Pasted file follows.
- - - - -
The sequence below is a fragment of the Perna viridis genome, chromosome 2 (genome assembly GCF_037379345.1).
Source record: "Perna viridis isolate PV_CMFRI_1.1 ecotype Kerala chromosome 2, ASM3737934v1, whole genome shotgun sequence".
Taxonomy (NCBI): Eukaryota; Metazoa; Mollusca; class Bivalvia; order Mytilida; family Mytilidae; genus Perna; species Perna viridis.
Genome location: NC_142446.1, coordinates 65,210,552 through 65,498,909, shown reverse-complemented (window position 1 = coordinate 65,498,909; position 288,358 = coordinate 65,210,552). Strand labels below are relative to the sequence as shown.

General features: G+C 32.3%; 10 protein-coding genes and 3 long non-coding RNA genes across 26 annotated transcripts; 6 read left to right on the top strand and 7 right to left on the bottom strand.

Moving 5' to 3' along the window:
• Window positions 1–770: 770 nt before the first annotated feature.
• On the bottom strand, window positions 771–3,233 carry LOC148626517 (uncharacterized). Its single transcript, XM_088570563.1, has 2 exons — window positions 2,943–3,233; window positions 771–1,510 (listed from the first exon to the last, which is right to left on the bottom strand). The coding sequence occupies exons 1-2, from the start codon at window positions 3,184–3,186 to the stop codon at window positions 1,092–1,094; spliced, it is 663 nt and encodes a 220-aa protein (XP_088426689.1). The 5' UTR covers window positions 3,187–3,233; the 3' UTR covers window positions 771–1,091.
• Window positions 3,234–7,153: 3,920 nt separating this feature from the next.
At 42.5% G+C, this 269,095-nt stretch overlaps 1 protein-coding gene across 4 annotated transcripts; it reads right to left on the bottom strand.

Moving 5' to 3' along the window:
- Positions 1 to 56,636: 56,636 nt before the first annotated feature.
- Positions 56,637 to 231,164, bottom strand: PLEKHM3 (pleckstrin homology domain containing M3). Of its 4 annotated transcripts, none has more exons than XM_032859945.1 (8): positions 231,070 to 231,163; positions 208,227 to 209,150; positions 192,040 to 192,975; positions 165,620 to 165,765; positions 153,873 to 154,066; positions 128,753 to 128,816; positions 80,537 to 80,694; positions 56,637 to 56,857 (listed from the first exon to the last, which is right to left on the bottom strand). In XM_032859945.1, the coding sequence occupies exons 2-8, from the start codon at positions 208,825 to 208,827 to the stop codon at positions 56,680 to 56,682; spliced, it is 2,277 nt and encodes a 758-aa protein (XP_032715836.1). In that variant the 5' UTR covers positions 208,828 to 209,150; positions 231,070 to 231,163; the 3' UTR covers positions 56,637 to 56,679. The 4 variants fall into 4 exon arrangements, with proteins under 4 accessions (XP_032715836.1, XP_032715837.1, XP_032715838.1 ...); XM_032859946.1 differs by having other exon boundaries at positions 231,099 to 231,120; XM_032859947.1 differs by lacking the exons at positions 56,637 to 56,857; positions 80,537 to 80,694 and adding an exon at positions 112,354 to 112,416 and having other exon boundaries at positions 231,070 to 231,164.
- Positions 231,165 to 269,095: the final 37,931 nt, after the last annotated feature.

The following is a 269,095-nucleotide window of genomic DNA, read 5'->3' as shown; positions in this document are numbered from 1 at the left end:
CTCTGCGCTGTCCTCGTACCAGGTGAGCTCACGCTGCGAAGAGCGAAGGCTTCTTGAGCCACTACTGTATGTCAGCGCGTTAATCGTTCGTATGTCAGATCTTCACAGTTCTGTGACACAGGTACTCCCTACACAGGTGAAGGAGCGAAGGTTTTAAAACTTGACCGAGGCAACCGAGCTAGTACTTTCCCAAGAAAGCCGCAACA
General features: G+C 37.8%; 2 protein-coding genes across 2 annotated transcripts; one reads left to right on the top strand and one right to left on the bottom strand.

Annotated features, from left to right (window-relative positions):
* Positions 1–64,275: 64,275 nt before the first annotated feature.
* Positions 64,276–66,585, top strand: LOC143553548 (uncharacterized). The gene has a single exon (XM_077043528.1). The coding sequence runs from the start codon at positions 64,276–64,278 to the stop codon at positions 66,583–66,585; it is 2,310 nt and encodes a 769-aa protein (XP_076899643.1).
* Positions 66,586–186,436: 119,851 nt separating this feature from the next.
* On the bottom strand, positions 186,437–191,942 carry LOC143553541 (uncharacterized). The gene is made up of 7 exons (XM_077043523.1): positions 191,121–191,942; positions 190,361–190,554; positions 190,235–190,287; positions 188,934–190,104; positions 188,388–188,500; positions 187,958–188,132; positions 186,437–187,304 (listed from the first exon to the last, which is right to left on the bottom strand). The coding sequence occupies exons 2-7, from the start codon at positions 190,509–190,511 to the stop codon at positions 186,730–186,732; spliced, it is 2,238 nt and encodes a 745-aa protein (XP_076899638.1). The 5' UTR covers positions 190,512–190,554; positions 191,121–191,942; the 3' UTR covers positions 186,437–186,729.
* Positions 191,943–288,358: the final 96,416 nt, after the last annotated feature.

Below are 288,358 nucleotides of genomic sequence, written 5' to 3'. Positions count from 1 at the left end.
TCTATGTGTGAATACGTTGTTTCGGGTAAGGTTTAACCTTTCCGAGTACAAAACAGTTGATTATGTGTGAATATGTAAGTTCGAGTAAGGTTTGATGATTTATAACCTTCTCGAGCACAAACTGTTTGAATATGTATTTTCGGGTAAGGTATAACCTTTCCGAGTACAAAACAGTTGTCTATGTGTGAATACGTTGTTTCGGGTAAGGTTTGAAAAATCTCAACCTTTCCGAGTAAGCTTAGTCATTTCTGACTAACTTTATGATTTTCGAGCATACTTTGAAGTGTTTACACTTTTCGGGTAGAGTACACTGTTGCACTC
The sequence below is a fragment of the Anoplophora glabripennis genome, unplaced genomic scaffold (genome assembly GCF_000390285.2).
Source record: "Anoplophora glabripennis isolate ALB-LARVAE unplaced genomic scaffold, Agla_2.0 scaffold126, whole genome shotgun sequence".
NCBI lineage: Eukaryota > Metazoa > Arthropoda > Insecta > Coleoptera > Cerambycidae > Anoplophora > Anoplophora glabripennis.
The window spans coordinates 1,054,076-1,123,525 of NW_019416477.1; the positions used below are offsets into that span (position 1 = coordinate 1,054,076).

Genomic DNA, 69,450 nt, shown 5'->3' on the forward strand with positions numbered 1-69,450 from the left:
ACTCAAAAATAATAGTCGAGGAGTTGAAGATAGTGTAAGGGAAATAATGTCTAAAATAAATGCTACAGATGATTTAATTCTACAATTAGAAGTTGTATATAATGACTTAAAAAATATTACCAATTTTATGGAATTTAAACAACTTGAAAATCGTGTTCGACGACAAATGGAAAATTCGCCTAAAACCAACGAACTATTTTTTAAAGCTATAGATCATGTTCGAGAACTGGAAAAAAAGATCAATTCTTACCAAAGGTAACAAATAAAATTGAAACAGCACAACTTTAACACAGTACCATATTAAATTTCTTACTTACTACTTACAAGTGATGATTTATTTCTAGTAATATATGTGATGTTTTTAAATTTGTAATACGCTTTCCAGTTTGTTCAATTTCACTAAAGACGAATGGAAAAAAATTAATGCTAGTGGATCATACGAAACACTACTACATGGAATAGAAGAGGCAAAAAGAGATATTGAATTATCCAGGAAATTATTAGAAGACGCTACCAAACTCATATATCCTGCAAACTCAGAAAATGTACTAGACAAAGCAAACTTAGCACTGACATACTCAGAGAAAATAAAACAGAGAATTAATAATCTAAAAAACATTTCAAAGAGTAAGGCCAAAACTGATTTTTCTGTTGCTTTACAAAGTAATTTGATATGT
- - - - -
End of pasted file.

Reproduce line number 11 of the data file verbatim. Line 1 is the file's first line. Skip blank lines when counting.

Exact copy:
Moving 5' to 3' along the window: